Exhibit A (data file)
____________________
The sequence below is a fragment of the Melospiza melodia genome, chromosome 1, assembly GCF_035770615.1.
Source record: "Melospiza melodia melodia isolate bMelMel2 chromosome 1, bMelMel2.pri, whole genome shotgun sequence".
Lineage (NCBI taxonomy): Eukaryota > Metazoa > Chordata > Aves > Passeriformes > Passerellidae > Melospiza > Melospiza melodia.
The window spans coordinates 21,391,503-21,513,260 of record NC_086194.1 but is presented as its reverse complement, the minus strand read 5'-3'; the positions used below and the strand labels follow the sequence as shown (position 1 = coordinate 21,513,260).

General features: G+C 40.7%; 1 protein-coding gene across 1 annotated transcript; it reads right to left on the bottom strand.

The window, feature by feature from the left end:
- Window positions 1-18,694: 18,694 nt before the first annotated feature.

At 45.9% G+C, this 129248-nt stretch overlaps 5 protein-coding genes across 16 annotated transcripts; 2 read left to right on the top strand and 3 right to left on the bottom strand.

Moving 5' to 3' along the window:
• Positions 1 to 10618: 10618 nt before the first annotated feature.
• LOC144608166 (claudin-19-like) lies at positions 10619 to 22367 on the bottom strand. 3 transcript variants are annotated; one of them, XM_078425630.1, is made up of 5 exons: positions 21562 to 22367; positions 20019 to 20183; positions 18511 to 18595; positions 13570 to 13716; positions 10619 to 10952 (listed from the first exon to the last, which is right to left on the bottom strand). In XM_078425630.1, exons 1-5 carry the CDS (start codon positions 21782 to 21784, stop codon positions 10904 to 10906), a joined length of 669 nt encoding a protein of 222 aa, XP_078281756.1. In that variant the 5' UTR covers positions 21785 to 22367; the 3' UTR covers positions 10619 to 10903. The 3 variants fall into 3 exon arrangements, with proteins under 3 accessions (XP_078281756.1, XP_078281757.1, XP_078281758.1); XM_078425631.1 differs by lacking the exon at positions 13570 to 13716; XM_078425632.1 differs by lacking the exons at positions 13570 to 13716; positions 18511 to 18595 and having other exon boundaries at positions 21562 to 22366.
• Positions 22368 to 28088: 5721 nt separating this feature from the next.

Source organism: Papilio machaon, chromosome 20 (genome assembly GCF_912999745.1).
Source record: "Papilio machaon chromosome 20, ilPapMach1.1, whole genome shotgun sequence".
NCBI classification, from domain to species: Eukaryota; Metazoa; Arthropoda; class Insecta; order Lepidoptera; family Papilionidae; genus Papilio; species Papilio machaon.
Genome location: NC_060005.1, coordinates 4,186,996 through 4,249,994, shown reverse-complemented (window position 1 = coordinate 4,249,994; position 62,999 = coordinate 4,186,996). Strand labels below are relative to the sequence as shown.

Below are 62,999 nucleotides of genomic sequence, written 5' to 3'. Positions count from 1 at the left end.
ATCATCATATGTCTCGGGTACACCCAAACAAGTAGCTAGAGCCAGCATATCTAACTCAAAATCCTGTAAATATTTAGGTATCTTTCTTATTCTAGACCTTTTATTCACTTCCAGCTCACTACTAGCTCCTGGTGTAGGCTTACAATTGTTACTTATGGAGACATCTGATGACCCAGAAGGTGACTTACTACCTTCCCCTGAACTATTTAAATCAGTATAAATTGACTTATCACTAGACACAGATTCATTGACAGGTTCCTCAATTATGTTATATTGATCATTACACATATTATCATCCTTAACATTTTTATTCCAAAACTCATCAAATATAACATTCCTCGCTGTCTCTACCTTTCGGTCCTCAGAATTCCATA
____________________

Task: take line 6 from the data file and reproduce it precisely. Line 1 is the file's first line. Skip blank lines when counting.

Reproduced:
The window, feature by feature from the left end: